Funny Apocalypse: Don't Eat the Glowing Bananas

Review: Don’t Eat the Glowing Bananas by David D. Hammons


Title: Don’t Eat the Glowing Bananas
Author: David D. Hammons
Publisher: Curiosity Quills Press
Publish Date: December 7, 2015
Genre: Science Fiction, Fantasy

Synopsis: It's hard to find a decent brunch in the post-apocalyptic wasteland. But that's all Henry Rosetta wants from the world. That, and not to be eaten by nomadic cannibals. Henry has traveled the nuclear bomb-blasted highways critiquing the finest radioactive eateries and cataloging his experiences. All the while, he's been searching for the knowledge of why the bombs fell. It's this hunger for specialty food and forbidden knowledge that brings Henry to the city of New Dallas. There, Henry meets a green-skinned mutant, a katana-wielding assassin, and a horrible dictator who claims to know why the bombs fell. Henry must help the people of New Dallas and learn the great secret of how the world ended. And maybe get a taco along the way.
I received a free copy of this via the publisher in exchange for an honest review. This will not affect my decision in any way. 

Cover: The cover was why I decided to read Don’t Eat the Glowing Bananas. Well, that and the title. It just spikes the curiosity like what is this book even about. And then you have the radiation party lights which says something about nuclear warfare. As I’m staring at the cover, I’m really starting to wonder why there’s a sombrero on it… Well then.

Characters: Hank Rose aka Henry Rosetta was hilarious. I loved the way he viewed the world. He always had a story about everything. His POV was just great for the story. As he travels onward, you get to see him as a sort of food critic. I loved reading how he rated food experiences and why each place got such a rating. As a reviewer, I found it hilarious.

I loved Lewis. His character made me sad about how others treated him. He was so nice, and periodically gets his arm cut off. He always tried to see the best in people, and didn’t like hurting them. He was sweet.

Zoe was my least favorite character. I just didn’t like her. I felt as if her character tried too hard.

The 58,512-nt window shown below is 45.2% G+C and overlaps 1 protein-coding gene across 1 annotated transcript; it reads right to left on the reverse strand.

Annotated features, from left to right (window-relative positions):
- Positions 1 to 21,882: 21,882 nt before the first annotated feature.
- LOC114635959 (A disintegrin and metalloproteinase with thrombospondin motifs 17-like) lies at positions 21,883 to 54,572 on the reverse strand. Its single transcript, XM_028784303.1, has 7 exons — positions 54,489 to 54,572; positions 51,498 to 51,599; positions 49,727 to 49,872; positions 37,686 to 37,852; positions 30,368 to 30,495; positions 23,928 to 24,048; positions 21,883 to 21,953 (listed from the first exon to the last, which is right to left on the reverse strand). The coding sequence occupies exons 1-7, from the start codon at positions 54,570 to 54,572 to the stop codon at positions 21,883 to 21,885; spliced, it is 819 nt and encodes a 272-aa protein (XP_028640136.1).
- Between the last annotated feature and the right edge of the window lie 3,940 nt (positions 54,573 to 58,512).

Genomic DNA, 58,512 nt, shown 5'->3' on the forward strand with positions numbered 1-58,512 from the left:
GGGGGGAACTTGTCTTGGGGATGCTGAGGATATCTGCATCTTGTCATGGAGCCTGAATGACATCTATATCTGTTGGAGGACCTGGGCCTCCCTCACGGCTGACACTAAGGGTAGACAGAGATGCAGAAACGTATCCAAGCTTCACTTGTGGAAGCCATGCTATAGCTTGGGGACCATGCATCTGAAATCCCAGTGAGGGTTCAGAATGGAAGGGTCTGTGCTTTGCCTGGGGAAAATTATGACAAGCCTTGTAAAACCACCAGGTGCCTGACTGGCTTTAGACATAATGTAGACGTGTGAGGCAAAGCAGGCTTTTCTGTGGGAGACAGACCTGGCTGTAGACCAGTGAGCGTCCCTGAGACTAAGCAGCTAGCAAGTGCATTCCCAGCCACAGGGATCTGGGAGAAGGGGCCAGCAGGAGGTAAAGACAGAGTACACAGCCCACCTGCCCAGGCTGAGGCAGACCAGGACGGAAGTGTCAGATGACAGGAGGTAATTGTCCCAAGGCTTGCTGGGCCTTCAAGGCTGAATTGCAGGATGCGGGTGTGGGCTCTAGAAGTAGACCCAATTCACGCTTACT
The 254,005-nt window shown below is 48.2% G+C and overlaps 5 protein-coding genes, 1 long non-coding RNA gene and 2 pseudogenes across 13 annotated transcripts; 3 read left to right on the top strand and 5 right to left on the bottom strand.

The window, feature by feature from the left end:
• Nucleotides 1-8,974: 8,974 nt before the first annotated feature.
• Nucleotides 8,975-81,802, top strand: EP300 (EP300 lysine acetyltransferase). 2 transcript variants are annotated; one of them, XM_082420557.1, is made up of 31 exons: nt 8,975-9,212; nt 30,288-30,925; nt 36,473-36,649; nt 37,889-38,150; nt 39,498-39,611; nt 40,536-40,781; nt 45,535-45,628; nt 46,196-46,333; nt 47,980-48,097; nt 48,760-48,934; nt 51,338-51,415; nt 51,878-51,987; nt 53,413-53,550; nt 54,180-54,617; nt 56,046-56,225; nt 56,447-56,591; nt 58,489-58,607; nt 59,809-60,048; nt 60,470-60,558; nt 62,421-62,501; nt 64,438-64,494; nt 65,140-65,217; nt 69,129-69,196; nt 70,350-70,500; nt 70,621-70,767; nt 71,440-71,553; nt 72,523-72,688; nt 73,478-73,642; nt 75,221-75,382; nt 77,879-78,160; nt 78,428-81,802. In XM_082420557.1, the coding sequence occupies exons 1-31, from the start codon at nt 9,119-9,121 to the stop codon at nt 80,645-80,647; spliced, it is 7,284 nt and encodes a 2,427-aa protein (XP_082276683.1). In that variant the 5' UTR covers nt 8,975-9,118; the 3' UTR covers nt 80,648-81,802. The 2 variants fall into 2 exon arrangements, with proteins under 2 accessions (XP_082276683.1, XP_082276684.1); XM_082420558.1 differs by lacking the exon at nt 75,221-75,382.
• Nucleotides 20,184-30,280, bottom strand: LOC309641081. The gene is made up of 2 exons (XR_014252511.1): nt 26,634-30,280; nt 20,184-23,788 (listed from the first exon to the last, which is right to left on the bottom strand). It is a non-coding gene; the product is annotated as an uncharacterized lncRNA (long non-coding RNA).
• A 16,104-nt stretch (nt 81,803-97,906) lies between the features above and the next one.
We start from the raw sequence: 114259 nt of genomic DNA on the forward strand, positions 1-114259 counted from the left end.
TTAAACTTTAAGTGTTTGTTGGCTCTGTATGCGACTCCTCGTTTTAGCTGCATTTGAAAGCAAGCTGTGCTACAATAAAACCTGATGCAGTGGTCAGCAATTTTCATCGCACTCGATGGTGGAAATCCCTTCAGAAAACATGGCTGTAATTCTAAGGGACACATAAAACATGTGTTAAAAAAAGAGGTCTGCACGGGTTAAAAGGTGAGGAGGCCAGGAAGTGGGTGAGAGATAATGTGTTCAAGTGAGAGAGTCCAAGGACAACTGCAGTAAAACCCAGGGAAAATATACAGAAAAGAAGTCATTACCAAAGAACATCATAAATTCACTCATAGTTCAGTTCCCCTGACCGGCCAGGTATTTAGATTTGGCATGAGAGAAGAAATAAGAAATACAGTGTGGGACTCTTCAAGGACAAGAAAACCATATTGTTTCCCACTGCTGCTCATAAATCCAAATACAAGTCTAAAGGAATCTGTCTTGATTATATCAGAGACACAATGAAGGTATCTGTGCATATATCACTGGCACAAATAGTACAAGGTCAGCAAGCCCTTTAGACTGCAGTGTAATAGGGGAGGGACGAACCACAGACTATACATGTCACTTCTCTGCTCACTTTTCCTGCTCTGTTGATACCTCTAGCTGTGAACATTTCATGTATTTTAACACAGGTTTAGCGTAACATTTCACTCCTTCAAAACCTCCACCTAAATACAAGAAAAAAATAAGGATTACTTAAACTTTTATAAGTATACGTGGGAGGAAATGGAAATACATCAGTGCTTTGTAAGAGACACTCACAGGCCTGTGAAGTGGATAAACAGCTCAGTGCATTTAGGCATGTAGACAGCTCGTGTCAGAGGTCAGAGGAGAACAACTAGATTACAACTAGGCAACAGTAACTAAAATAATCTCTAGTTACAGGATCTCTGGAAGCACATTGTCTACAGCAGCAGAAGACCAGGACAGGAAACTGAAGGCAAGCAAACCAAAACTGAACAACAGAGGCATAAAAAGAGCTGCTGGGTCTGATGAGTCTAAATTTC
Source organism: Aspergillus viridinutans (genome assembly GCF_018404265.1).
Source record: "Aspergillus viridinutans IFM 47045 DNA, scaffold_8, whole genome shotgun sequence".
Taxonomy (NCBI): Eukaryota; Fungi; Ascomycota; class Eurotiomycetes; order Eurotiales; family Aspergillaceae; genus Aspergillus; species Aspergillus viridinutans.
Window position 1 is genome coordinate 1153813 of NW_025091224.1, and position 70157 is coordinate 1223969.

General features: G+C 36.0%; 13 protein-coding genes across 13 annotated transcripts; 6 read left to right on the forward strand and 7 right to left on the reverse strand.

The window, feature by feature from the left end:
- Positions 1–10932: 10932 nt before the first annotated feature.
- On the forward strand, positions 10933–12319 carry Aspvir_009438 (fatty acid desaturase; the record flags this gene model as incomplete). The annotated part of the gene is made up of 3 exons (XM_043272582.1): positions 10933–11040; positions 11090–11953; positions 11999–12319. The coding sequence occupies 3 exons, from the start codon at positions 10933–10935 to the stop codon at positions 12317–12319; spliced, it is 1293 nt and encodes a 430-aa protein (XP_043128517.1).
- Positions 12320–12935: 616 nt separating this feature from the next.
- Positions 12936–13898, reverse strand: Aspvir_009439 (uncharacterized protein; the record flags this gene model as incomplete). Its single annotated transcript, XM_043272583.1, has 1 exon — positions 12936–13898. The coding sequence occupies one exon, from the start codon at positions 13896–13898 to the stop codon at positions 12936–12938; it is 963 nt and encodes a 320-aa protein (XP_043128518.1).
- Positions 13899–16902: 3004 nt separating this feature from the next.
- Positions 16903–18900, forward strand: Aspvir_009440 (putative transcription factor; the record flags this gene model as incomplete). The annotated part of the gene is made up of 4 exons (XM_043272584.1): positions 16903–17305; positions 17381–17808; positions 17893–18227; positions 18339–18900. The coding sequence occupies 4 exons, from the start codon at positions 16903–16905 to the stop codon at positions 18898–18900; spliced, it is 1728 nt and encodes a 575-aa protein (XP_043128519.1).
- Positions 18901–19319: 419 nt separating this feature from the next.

Plot: The plot was ridiculously funny. It was like Hammons thought of the most ridiculous thing he could think of and made it an obstacle in his book. You had pirates (which I couldn’t understand half the time), dancing zombies, and fast-food soldiers. I absolutely loved the humor. Everything was interesting. TBH it was quite dumb, but I loved it!

It was highly original and just had a great storyline.

Ending: I wish there was more Pizzazz but Henry finally found out how the bombs fell. It was kind of disappointing. I was expecting something spectacular, but nope. It did make sense though for the story which is good.

Overall: I’m pleased to have read Don’t Read the Glowing Bananas. It did not disappoint me. The characters were some wacky people, but they made the story work. My favorite part would probably have to be the break-dancing zombies and Ivan. I could just picture that in my head, and I loved it.

I was almost in tears of laughter throughout this entire novel. It was THAT funny. I think everyone needs to read Don’t Eat the Glowing Bananas. It gives the stupid side of the end of the world.

Personally, I probably would have gone to Mars but to each her own.

About the Author

While visiting Cambridge during my time studying abroad, I tried to sneak into C. S. Lewis’s old apartment. I wanted to stand where the old master stood. I wanted to glean bits of imagination that no-doubt still clung to those walls. A locked door barred my path, and I fled to the safety of the campus pub.
It has been my goal to live a life that is notable as the life of that master of writing. I’ve climbed the slopes of Machu Picchu, swam in Loch Ness, smuggled ice cream into China, and made moonshine in my hometown. I studied writing and business in school, and gave up a position in my family’s Black Walnut company to chase my dream. Life, if you make it so, can be an adventure.
Despite all my adventures, there is no greater journey than that which can be found in a book. It was cartoons that got me into writing, works meant for children that as an adult fascinated me with their joyful outlook. It was the old masters, Lewis, Tolkien, Hemmingway, Vonnegut, who challenged me to live an adventure of a life, and then write even greater adventures in books. Perhaps one day I’ll make it into that old Cambridge apartment. Perhaps one day I’ll be invited.

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